The PGA TOUR provides structured ShotLink data sets to credentialed higher education institutions for research and other approved academic purposes. If you are interested in participating in this program, please contact us at - email@example.com.
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In 2012, the PGA TOUR and CDW partnered to create the ShotLink Intelligence Prize, a competition among academic researchers to use the ShotLink data set. The winning paper was from Dr. Lucius Riccio of Columbia University and is shown below. Details are here.
Columbia Business School
This paper sets out to produce a single, comprehensive measure of long approach shot ball striking to supplement the driving and putting statistics. The paper proposes a straightforward and comprehensive measure to rank all players and identify the best players in long approach shot accuracy.
Additional Selected Research:
Massachusetts Institute of Technology
Sloan School of Management
Existing performance metrics utilized by the PGA TOUR have biases towards specific styles of play, which make relative player comparisons challenging. This project evaluates golfers in a way that eliminates these biases and better demonstrates how the best players maintain their advantage [Douglas Fearing, Jason Acimovic and Stephen C. Graves]
University of Pennsylvania
Wharton School of Business
Although experimental studies have documented systematic decision errors, many leading scholars believe that experience, competition, and large stakes will reliably extinguish biases. We test for the presence of a fundamental bias, loss aversion, in a high-stakes context: professional golfers' performance on the PGA TOUR. [Devin G. Pope and Maurice E. Schweitzer]
Graduate School of Business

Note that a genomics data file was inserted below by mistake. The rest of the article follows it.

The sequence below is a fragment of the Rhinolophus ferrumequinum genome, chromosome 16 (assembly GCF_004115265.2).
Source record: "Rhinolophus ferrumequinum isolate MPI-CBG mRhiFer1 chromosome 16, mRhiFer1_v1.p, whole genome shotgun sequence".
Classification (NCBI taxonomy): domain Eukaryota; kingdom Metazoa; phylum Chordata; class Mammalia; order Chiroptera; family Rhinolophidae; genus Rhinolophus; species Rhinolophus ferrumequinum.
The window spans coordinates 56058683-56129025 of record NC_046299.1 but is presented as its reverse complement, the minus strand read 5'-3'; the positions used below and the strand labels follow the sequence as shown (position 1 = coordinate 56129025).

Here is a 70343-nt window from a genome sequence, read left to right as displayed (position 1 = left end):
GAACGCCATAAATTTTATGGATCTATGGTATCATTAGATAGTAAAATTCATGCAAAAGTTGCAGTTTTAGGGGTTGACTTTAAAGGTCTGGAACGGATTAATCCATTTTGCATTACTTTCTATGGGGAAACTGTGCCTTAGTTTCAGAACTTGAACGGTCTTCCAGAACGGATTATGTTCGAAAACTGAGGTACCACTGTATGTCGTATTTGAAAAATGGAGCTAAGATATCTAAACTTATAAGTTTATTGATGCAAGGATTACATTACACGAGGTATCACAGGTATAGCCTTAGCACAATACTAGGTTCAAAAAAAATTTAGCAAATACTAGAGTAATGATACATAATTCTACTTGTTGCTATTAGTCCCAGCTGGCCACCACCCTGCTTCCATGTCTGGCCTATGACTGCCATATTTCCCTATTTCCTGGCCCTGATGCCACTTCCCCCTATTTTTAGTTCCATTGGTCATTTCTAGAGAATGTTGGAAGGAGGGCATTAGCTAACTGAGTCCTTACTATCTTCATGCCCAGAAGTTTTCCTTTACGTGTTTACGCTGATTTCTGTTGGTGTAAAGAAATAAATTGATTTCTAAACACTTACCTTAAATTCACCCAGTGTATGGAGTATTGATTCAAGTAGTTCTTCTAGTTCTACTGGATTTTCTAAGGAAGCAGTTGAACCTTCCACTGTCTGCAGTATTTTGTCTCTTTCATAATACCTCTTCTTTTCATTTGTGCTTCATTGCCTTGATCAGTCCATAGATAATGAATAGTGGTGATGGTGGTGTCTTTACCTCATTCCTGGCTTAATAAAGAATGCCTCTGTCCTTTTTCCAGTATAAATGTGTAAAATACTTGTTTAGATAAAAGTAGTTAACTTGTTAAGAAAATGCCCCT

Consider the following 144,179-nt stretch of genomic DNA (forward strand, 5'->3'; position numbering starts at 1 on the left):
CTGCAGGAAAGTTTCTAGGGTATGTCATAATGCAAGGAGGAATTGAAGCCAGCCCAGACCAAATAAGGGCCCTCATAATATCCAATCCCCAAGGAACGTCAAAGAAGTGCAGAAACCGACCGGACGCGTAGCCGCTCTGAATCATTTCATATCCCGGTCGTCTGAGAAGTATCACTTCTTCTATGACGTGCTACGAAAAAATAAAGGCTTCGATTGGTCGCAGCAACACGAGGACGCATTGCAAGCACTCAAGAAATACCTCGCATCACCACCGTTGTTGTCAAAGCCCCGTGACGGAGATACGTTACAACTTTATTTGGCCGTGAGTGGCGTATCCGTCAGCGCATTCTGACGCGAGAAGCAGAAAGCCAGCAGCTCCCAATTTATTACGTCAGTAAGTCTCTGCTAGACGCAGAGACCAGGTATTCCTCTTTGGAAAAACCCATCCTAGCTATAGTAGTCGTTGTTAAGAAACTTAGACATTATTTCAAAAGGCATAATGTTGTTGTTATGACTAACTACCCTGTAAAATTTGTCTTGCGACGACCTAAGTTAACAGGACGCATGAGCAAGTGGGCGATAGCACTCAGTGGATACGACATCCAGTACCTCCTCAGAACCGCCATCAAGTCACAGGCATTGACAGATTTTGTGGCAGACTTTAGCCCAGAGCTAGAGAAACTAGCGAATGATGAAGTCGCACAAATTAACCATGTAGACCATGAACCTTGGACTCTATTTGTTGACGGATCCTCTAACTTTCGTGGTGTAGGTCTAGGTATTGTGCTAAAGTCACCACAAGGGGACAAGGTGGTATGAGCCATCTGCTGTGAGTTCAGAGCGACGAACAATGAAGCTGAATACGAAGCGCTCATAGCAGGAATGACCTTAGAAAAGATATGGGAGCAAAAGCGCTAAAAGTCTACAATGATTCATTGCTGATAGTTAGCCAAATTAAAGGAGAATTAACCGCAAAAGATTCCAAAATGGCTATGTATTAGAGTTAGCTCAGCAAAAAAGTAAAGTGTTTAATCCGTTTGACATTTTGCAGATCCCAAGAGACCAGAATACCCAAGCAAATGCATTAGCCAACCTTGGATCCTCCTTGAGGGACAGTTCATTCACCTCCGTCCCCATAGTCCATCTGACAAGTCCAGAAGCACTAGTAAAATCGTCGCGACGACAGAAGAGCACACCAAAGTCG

The software application Golfmetrics was created to capture and store golfer shot data and to quantify differences in shot patterns between players of different skill levels. Across golfers it is shown, somewhat surprisingly, that longer hitters tend to be straighter than shorter hitters. Individual golfers can be measured relative to a benchmark to assess relative accuracy and to suggest whether to focus on increasing distance or decreasing directional errors. Shot value is a quantitative measure of the quality of each shot in comparison to a scratch golfer. Shot value analysis is a useful way to measure consistency, assess a golfer's relative strengths and weaknesses, and to indicate where practice and improvement are most needed. [Mark Broadie]
University of North Carolina
Kenan-Flagler Business School
This project documents the dominance of Tiger Woods during the 1998-2001 PGA TOUR seasons. It asserts that by playing "average," Woods could have won some tournaments and placed no worse than fourth in the tournaments in which he participated in year 2000, his best on the PGA TOUR. No other PGA TOUR player in the sample could have come close to such a feat. It also quantifies the intimidation factor associated with playing with Woods. Although Woods' presence in a tournament may have had a small, but statistically significant adverse impact on the entire field, this effect was swamped by the apparent intimidation factor associated with having to play with Tiger side-by-side. [Robert A. Connolly and Richard J. Rendleman, Jr.]
Department of Mathematics
The PGA TOUR collects data on every stroke of (almost) every tournament, with the location of the ball determined to the inch. This detailed data opens up unprecedented possibilities for the analysis of golf statistics. In this paper, several statistics are presented, examining various aspects of the game. Certain putting statistics indicate that professional golfers perform with greater proficiency when putting for par than when putting for birdie. A general framework for evaluating golfers at different skills is presented. [Roland Minton]
Faculty of Sports and Health Sciences
Technical University of Munich
The ISOPAR method is a method for characterizing the difficulty of golf holes and allows the performance of shots to be analyzed. The method is based on the ball locations provided by ShotLink� and the subsequent number of shots required to hole out from each respective location. ISOPAR values are calculated which represent the number of shots the field would require to hole out. These ISOPAR values can, a) be visualized on an ISOPAR map and, b) lead to a new performance indicator called Shot Quality, which is the difference between the ISOPAR values of the starting position and finishing position, respectively. The Shot Quality score can also be used to determine how many shots were saved per shot, or per type of shot, with respect to the performance of the field. [Michael Stöckl, Peter Lamb & Martin Lames]